Will CBS’s experiment change boxing on TV?
As he shopped the pay-per-view rights to Manny Pacquiao’s upcoming fight against Shane Mosley, the president of boxing promotions company Top Rank sent a set of basic financial terms to the three networks that play prominently in boxing: HBO, Showtime and ESPN.
He also asked the question that would frame Top Rank’s choice: What, from your vast spread of media holdings, would each of you provide to raise the profile of these fighters and this fight?
He wanted to know what HBO would deliver from Time Warner, and particularly from the Turner networks; what Showtime could find from across the realm of CBS; what ESPN could bring from Disney and ABC. Promotion of pay-per-view long has been driven by exposure offered by cable outlets and satellite providers, and by the premium channels that, while appreciated for their checkbooks and their air time, reach no more than a quarter of U.S. TV homes.
Todd DuBoef and his boss, Top Rank Chairman Bob Arum, wanted more.
“The currency was the audience, not the dollars,” said DuBoef, the president of Top Rank. “How do I make my product more available?”
“You layer in things and then you see: This is what we have; this is what we could have.”
DuBoef said he heard nothing of note from ESPN and little from HBO that he hadn’t heard before. But from Showtime, often seen as the underdog tugging at HBO’s hem, came word that CBS was willing to talk. The deal that emerged is unlike anything boxing has seen.
Will CBS’s experiment change boxing on TV?
“It’s all that CBS can bring to bear, including 115 million homes — I gotta give it a chance,” DuBoef said of his decision. “How could we not do it?”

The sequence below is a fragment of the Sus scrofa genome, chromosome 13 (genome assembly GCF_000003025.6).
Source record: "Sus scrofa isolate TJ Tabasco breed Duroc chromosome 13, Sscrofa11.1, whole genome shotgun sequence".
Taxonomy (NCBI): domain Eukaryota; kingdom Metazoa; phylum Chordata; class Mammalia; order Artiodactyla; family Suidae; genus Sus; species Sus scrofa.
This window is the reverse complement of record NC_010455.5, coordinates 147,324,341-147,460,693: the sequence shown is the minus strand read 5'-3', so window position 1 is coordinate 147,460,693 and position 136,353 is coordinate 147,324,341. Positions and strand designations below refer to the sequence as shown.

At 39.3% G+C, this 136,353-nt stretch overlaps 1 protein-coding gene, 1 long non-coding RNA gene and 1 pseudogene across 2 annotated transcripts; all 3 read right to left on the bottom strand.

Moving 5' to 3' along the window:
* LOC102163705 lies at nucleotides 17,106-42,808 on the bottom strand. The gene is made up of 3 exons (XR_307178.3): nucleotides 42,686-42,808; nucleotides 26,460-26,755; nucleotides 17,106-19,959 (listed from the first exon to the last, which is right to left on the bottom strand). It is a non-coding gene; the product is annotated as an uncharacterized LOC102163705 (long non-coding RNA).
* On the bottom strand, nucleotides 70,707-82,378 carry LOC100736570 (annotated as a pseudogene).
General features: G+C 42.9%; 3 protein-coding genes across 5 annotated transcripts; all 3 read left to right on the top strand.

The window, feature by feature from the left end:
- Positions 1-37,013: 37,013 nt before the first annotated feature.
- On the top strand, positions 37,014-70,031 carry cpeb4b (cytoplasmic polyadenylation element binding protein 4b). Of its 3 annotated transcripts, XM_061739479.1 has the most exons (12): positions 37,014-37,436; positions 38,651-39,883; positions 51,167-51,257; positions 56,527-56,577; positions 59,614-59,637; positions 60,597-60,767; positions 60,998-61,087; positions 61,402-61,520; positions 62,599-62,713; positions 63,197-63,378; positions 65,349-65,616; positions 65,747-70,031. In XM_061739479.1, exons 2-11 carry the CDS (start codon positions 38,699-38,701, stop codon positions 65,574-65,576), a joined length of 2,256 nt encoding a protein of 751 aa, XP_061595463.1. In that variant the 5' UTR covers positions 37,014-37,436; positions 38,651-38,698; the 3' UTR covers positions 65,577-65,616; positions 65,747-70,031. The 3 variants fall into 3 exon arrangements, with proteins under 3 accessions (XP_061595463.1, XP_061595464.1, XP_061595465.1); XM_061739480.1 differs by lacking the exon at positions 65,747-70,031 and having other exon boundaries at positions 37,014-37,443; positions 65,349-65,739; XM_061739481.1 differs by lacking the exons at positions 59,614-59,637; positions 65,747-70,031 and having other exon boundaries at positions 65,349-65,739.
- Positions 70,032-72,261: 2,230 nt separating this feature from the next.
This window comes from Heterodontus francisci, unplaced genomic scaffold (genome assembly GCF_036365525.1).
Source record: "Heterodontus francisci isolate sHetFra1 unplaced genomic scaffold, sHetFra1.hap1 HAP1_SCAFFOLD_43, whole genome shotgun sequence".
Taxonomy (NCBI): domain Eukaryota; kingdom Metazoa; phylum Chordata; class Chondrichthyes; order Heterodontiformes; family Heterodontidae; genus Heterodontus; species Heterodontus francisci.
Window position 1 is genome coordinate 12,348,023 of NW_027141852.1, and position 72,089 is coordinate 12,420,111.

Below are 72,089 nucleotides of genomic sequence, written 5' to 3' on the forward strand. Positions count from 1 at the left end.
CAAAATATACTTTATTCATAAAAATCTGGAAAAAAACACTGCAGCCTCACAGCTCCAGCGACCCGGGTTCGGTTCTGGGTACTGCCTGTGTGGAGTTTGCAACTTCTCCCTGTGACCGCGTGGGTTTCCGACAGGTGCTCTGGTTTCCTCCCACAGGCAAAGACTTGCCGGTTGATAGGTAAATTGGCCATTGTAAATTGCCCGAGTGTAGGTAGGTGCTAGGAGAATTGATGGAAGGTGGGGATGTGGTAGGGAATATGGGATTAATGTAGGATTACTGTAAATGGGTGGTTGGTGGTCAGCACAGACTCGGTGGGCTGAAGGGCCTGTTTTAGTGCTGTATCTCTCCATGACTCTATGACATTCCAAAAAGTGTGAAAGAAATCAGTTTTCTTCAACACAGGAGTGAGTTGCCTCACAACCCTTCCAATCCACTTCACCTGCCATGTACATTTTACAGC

“Top Rank was used to doing it the way they did it at HBO,” said Ken Hershman, executive vice president and general manager of Showtime Sports. “My pitch to them was you’re taking more of a risk trying to go through that same infrastructure time after time. It’s not growing the buys. They’re up and down and up and down. I felt like business as usual was more of a risk to them than coming our way and exploring this new opportunity.”
Thirty years ago, Seth Abraham changed the landscape of boxing as head of sports at fledgling HBO. Charged with landing high-profile sports programming to attract subscribers, Abraham offered fight promoters the allure of Saturday night prime time, backed by rights fees far larger than those offered by the traditional networks.
All the glitzy fighters were gone from CBS, ABC and NBC by the 1990s, residing instead on HBO and Showtime. Before long, all their biggest fights would air live exclusively on pay-per-view. The premium channels expanded their subscriber base and the fighters and promoters fattened their wallets. But the profile of the sport dwindled, a fact that all the stakeholders bemoaned but none effectively addressed.
And then, late last year, along came Top Rank with a proposal and in came CBS.
“I think this is the most important fight, out of the ring, in 20 years,” said Abraham, who served as president of HBO Sports until 2000, then worked as chief operating officer and president of Madison Square Garden through 2003. “There could be enormous consequences.
“If the pay-per-view rate is meteorically higher, you have to assume it had a lot to do with the promotion on CBS. So if CBS really impacts the buy rate for Top Rank, if the delayed broadcast on Showtime is a big success, I think what you’re going to see is that NBC/Versus will pay more attention, ABC/ESPN will pay more attention, and Fox and FX and their regional networks will pay more attention. If CBS and Showtime are successful for Top Rank, then I see a completely different boxing landscape that HBO will be facing.
“It’ll be a real slugfest for every important fight.”